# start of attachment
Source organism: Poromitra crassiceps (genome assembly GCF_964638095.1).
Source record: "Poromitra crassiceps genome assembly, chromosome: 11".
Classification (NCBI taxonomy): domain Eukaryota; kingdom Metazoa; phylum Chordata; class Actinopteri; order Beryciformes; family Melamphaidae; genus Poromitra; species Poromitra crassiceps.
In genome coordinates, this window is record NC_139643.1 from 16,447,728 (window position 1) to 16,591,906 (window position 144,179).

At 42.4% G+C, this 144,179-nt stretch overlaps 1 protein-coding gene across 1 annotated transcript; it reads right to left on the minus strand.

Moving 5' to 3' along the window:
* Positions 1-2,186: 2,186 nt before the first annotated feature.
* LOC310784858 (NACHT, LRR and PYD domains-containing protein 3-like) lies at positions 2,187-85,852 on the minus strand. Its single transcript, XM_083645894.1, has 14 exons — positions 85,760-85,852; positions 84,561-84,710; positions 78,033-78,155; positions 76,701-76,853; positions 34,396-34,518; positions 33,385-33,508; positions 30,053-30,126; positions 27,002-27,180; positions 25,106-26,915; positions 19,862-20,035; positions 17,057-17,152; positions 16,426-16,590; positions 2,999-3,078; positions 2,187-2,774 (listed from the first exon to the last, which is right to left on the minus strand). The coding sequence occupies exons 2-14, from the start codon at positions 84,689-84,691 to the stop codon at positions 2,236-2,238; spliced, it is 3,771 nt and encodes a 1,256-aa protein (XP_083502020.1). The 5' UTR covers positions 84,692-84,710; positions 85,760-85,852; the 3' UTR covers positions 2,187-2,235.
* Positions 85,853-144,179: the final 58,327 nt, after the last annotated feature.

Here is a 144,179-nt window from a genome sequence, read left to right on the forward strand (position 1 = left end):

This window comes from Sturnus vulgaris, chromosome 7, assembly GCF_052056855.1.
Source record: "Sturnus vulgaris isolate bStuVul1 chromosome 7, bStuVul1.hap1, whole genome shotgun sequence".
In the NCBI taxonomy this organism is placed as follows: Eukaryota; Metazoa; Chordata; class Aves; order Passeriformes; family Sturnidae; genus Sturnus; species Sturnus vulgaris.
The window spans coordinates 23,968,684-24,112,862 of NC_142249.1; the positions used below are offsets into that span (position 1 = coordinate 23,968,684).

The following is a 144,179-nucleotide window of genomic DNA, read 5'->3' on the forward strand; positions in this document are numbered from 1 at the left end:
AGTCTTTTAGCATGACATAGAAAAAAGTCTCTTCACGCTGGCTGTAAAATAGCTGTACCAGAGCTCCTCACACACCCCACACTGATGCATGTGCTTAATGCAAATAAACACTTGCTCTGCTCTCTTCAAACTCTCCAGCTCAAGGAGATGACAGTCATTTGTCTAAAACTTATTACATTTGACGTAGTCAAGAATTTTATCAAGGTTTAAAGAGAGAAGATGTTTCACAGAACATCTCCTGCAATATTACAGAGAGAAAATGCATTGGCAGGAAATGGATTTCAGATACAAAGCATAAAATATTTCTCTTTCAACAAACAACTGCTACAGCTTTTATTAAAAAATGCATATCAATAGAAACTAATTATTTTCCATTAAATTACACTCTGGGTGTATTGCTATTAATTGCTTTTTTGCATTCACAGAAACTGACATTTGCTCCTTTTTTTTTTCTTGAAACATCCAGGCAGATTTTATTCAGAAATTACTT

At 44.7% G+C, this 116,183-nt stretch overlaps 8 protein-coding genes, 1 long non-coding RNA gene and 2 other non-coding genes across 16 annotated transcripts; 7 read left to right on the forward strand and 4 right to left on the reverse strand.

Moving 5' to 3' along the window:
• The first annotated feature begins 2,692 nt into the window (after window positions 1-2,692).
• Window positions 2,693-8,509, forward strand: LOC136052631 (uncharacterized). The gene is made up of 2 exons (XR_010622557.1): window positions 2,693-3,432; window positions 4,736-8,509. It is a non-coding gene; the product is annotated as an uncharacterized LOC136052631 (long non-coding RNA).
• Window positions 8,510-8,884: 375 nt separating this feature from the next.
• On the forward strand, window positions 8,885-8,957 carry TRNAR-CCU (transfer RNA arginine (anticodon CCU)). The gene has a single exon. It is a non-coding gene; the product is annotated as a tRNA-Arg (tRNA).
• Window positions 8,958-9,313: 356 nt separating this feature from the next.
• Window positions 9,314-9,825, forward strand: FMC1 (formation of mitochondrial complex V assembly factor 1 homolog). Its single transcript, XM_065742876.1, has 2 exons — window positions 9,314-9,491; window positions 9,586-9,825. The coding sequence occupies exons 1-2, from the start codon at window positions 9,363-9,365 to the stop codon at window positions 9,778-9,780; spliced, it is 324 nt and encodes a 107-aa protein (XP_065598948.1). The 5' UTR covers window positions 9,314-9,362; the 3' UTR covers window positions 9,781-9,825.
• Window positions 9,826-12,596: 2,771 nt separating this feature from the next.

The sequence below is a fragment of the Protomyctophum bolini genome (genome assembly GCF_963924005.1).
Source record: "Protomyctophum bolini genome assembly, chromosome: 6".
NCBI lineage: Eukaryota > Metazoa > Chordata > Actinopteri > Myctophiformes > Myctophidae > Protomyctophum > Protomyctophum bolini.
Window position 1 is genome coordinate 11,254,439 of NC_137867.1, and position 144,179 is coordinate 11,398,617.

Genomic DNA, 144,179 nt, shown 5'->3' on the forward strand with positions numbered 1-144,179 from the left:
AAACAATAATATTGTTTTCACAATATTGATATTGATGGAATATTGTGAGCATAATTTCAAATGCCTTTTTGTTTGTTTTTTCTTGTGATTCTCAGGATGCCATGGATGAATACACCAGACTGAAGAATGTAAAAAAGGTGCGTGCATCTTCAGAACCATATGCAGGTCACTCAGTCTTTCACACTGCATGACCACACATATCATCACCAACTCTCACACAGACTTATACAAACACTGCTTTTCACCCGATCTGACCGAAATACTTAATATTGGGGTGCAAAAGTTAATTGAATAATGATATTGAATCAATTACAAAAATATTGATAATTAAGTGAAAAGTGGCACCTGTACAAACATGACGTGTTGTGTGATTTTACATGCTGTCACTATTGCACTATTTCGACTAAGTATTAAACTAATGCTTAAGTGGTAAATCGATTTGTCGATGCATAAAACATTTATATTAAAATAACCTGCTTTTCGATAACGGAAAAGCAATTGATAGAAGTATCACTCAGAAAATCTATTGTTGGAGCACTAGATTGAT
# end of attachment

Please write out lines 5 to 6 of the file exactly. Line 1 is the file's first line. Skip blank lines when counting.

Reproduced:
At 42.4% G+C, this 144,179-nt stretch overlaps 1 protein-coding gene across 1 annotated transcript; it reads right to left on the minus strand.

Moving 5' to 3' along the window: